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Tears, horsehairs were shed. Children, adults went home thrilled. Just another day's work for classical music's consummate professional.
The show started twelve minutes past eight o'clock, but its no wonder that the performance by Yo-Yo Ma and Kathryn Stott began a little late. They wouldn't dare allow stragglers entering the full house at UCLA's Royce Hall to miss the simply awe-inspiring sounds that practically made eyes water.
Applauded for his multi-faceted nature as a cellist, Ma represents a musician who is widely traveled, experienced, and creative in his interpretation of musical pieces. His melting crescendos and decrescendos, added with a pleasant piano collaboration with British musician Kathryn Stott, made his performance a moving experience, one that confirmed his role as music aficionado. From Schubert to Piazzolla to Shostakovich, the musical selections were emblematic of Ma's own yearning to reach new audiences with pieces like "Le Grand Tango" by Piazzolla and a Brazilian flare from Gismonti and Carneiro's "Bodas de Prata & Quatro Canto." Ma also remained loyal to his classical music fans with "Sonata in A Major" by 19th century composer César Franck.
But sheet music aside, the real performance was one that was seen and experienced. In his intense concentration, Ma regularly closed his eyes to express how deeply the music affected him and made him feel. At particularly dynamic points in his pieces, Ma would jump inches off from his chair, hair and feet flying for a split second in midair. And, most obvious to viewers was when the horsehair from Ma's bow started to shed. Rather than replace his bow, Ma yanked off the loose hairs with a satisfying aggression, which didn't seem to bother his performance in the slightest.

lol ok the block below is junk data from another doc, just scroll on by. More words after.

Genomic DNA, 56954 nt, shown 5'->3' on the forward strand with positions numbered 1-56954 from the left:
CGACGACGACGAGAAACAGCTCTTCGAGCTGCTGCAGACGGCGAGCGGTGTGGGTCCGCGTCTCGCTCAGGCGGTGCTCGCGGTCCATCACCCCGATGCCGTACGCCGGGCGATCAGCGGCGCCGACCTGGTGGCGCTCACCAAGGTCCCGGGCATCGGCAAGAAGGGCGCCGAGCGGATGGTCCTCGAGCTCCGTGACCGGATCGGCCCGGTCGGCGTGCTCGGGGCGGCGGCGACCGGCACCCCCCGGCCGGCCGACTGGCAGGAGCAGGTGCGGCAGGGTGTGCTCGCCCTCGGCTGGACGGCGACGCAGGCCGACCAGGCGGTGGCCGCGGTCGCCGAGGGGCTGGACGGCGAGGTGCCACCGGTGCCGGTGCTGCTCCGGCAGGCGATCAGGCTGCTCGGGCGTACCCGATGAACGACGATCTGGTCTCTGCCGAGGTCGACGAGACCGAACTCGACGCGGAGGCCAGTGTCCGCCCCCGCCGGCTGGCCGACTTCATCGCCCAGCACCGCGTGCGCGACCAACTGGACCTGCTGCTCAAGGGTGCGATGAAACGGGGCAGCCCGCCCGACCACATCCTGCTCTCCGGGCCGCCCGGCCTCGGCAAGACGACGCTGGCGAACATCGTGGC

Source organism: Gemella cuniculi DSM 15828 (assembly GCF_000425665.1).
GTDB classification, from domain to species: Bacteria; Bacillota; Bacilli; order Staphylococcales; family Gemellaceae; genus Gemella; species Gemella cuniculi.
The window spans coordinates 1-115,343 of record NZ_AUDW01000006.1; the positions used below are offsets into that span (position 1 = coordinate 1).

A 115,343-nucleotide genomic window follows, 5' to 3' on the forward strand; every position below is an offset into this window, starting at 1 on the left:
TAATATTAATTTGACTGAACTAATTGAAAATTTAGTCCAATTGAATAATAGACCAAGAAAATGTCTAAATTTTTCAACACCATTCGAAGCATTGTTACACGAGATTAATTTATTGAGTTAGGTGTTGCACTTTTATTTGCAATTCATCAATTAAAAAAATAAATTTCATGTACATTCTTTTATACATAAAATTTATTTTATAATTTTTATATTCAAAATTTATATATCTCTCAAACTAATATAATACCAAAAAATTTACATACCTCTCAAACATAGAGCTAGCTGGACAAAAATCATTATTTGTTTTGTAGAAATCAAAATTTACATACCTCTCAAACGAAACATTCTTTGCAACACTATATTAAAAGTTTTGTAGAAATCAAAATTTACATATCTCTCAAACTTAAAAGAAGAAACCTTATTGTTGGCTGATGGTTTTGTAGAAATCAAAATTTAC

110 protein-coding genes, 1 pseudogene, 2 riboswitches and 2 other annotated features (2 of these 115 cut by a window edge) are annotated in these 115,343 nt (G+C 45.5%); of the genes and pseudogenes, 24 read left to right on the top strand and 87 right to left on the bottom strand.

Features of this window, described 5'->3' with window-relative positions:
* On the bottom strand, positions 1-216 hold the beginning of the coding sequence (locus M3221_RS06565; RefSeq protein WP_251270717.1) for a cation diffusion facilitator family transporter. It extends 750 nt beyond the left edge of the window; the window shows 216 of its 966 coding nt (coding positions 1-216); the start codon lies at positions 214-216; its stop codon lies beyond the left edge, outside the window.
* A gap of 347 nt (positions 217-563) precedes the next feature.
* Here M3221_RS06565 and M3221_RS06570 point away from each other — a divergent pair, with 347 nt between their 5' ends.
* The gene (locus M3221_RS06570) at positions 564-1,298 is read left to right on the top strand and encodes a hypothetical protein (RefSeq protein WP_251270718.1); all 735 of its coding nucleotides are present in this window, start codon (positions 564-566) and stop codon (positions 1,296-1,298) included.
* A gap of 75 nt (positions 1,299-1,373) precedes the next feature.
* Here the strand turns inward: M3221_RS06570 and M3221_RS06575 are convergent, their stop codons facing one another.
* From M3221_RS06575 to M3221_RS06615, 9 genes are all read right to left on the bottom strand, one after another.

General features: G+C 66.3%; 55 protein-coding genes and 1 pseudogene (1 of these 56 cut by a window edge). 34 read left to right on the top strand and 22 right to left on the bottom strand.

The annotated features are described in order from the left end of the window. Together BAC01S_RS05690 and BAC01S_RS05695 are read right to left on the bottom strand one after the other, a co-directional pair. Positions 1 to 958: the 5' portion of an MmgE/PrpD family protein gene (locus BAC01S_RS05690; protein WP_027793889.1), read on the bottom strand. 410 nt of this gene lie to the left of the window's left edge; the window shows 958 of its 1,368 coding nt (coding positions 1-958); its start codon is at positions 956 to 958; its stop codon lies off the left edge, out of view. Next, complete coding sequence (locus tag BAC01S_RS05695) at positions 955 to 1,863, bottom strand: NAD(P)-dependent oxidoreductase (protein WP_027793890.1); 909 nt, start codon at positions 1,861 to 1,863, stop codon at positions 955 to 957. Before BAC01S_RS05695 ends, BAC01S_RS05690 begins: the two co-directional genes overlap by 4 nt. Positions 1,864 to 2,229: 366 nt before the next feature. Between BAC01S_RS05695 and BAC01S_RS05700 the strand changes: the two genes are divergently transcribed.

The momentary pauses between each piece and the seamless transition from one note to the next can be described in one word: mesmerizing. The entire hour and forty minutes could have lasted years. It is the undeniable passion of Ma's performance that, in a sense, could have made time stop. From the rhythmic motions of his hand slicing the body of his cello to the delicate sounds of finger plucking, Ma utilizes every inch of his arms and hands to create a masterpiece of artistic amazement.
Date Posted: 11/30/2007